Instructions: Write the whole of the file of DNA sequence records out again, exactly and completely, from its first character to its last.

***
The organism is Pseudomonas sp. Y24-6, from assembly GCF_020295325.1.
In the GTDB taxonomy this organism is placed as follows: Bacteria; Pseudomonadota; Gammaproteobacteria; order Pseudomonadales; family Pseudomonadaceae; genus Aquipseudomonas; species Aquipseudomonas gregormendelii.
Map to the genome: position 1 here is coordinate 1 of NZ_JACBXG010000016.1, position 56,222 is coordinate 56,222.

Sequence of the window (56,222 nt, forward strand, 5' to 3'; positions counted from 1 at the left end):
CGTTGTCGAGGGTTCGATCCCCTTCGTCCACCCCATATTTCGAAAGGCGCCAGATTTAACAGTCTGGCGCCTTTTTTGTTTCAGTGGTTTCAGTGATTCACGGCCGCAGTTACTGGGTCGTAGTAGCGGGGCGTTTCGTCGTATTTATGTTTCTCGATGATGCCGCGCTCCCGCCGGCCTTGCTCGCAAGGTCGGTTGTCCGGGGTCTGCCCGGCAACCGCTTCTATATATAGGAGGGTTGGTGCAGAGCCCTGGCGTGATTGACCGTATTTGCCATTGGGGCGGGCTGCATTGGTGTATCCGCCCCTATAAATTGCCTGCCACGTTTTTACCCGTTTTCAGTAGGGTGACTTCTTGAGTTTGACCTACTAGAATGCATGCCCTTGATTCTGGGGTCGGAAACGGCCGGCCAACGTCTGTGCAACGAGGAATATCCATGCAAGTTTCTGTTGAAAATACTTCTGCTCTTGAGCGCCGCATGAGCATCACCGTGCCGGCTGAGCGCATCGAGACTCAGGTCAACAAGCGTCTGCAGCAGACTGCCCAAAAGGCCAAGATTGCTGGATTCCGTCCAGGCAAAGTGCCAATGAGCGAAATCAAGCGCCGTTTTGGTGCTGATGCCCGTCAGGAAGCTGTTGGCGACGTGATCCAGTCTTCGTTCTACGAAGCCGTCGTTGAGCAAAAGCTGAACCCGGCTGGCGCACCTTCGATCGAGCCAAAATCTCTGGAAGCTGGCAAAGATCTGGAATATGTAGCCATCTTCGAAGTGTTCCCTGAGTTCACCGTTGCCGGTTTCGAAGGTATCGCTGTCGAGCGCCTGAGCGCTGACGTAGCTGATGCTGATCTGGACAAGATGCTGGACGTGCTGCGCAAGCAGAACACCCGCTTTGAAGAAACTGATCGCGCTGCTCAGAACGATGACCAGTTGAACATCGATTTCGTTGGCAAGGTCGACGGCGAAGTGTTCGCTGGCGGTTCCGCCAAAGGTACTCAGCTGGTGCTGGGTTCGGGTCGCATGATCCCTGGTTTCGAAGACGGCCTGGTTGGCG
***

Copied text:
The organism is Pseudomonas sp. Y24-6, from assembly GCF_020295325.1.
In the GTDB taxonomy this organism is placed as follows: Bacteria; Pseudomonadota; Gammaproteobacteria; order Pseudomonadales; family Pseudomonadaceae; genus Aquipseudomonas; species Aquipseudomonas gregormendelii.
Map to the genome: position 1 here is coordinate 1 of NZ_JACBXG010000016.1, position 56,222 is coordinate 56,222.

Sequence of the window (56,222 nt, forward strand, 5' to 3'; positions counted from 1 at the left end):
CGTTGTCGAGGGTTCGATCCCCTTCGTCCACCCCATATTTCGAAAGGCGCCAGATTTAACAGTCTGGCGCCTTTTTTGTTTCAGTGGTTTCAGTGATTCACGGCCGCAGTTACTGGGTCGTAGTAGCGGGGCGTTTCGTCGTATTTATGTTTCTCGATGATGCCGCGCTCCCGCCGGCCTTGCTCGCAAGGTCGGTTGTCCGGGGTCTGCCCGGCAACCGCTTCTATATATAGGAGGGTTGGTGCAGAGCCCTGGCGTGATTGACCGTATTTGCCATTGGGGCGGGCTGCATTGGTGTATCCGCCCCTATAAATTGCCTGCCACGTTTTTACCCGTTTTCAGTAGGGTGACTTCTTGAGTTTGACCTACTAGAATGCATGCCCTTGATTCTGGGGTCGGAAACGGCCGGCCAACGTCTGTGCAACGAGGAATATCCATGCAAGTTTCTGTTGAAAATACTTCTGCTCTTGAGCGCCGCATGAGCATCACCGTGCCGGCTGAGCGCATCGAGACTCAGGTCAACAAGCGTCTGCAGCAGACTGCCCAAAAGGCCAAGATTGCTGGATTCCGTCCAGGCAAAGTGCCAATGAGCGAAATCAAGCGCCGTTTTGGTGCTGATGCCCGTCAGGAAGCTGTTGGCGACGTGATCCAGTCTTCGTTCTACGAAGCCGTCGTTGAGCAAAAGCTGAACCCGGCTGGCGCACCTTCGATCGAGCCAAAATCTCTGGAAGCTGGCAAAGATCTGGAATATGTAGCCATCTTCGAAGTGTTCCCTGAGTTCACCGTTGCCGGTTTCGAAGGTATCGCTGTCGAGCGCCTGAGCGCTGACGTAGCTGATGCTGATCTGGACAAGATGCTGGACGTGCTGCGCAAGCAGAACACCCGCTTTGAAGAAACTGATCGCGCTGCTCAGAACGATGACCAGTTGAACATCGATTTCGTTGGCAAGGTCGACGGCGAAGTGTTCGCTGGCGGTTCCGCCAAAGGTACTCAGCTGGTGCTGGGTTCGGGTCGCATGATCCCTGGTTTCGAAGACGGCCTGGTTGGCG